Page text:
The discussion around people’s banished right to unlock their own cellphones has been framed as an unexpected and unanticipated effect of the copyright monopoly. To the contrary, it shows the heart of the monopoly’s philosophy: killing ownership as a concept.
There is a weak copyright monopoly reform bill happening in the United States Congress at the moment.
This bill is not about the copyright monopoly at all, and at the same time, about everything that the monopoly actually is. It is the Unlocking Technology Act of 2013.
The bill, which was presented to the U.S. Congress three days ago, makes it legal to unlock devices such as phones that you own, and do what you like with them. Let’s take that again, because it is jaw-dropping: the bill reforms the copyright monopoly to make it legal to tinker with objects that you own. It has nothing to do with BitTorrent, MKVs, streaming, or what we normally associate with the activity of sharing culture outside of the copyright monopoly distributions.
The bill is about your ability to take your phone to a different wireless operator. Your own phone, that you bought and paid for. Your legal ability to bring your own property wherever you like, without breaching criminal law and risking jail. How on Odin’s green Earth did this come to have to do with the copyright monopoly?
Few contemporary discussions put the spotlight like this one on how the copyright monopoly is not about rewarding artists, but is a political war on property – on our ability to own the things we paid for. (I won’t say “bought”, as that implies we actually own them.) The copyright monopoly is dividing the population into a corporate class who gets to control what objects may be used for what purpose, and a subservient consumer class that don’t get to buy or own anything – they just get to think they own things that can only be used in a predefined way, for a steep, monopolized, fixed price, or risk having the police sent after them.
This is not a free market. This is the opposite of a free market. The copyright monopoly stands in opposition to a free market, and in opposite to property as a concept.
Some people insist on deceptively calling the copyright monopoly “property”, which is categorical nonsense every bit of the way. Two people can’t both own an object in full; this is part of the very definition of property. Obviously, the idea that you could own the jacket you’re wearing while I could own its color is both asinine and nonsensical, just like the idea that you can own a CD but I can own the laser-etched pattern of grooves carved into it.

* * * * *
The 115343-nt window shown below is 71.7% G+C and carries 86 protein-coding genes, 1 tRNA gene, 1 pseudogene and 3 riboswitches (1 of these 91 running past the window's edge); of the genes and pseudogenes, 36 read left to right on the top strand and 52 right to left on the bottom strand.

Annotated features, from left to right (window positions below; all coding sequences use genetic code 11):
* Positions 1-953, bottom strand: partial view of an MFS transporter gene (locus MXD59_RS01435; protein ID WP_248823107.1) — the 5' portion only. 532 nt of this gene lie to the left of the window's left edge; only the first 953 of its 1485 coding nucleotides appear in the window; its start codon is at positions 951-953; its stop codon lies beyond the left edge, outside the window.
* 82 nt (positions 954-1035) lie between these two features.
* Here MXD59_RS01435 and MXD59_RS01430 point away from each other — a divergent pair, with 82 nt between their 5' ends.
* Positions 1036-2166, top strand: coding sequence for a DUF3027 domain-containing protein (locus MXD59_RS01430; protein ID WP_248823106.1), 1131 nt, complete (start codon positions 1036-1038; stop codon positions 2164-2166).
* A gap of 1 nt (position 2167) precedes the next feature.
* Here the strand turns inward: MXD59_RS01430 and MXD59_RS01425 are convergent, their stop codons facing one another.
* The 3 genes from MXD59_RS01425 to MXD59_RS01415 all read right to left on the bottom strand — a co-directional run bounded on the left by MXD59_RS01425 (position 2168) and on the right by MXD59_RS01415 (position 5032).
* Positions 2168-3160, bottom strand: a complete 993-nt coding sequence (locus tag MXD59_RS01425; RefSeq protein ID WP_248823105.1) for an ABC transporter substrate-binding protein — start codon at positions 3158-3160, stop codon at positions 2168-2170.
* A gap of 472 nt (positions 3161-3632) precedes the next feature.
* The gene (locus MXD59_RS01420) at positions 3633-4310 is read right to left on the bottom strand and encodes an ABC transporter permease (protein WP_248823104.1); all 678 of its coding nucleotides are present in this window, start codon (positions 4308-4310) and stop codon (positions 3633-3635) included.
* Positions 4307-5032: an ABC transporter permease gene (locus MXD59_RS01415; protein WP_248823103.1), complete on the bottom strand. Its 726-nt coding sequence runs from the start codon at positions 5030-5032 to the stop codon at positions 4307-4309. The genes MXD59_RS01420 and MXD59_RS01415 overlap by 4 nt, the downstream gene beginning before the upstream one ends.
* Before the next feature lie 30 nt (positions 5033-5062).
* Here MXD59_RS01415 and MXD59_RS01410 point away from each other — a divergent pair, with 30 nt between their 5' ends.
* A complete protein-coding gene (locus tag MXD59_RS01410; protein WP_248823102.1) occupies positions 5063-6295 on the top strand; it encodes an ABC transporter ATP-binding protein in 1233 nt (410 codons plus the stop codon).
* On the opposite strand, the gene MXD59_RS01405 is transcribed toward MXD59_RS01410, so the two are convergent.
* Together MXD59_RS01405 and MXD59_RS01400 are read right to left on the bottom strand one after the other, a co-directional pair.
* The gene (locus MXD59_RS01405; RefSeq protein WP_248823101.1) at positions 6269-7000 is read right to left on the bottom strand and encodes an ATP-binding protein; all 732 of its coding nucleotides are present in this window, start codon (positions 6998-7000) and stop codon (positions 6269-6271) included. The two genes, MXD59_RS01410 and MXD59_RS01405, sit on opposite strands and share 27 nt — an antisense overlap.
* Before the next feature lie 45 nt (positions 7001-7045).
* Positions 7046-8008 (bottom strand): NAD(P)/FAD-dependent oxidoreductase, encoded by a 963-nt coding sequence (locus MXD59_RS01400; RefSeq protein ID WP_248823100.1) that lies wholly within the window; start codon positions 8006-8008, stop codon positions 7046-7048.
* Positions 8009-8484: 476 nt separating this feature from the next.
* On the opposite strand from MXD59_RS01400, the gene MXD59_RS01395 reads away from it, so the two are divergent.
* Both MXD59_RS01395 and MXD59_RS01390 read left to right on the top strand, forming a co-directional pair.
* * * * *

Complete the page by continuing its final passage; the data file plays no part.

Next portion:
Yet, the copyright monopoly maximalists insist on calling their monopoly “property” in continued and deliberate deception. When you press them on how this goes counter to every known definition of property, they usually fall back to a stupid statement along the lines of “property is whatever we define it to be”, which avoids basic statements of fact on the nature of property, and goes to reveal the true intent – redefining property to something that creates two new classes in society: the corporate masters who own property, and the citizen serfs who get to use things they pay for in ways that are strictly defined and constrained.
To illustrate the absurdity of this, imagine a carpenter that had the legal right to send you to jail if you used his chairs in ways he disapproved of, after your having bought those chairs.
This is what the copyright monopoly was always about. The phone-unlocking issue is not an oddity or an outlier; it lies at the very heart of the monopoly’s philosophy. The copyright monopoly was always about control over other people’s property, and always about preventing creativity and innovation that could threaten the incumbents.
The copyright monopoly hurts creativity, hurts our economy, hurts our entrepreneurs – and most importantly, it is an affront to the most foundational concepts in society, such as the right to tinker with your own property. It needs to be questioned, dismantled, and abolished.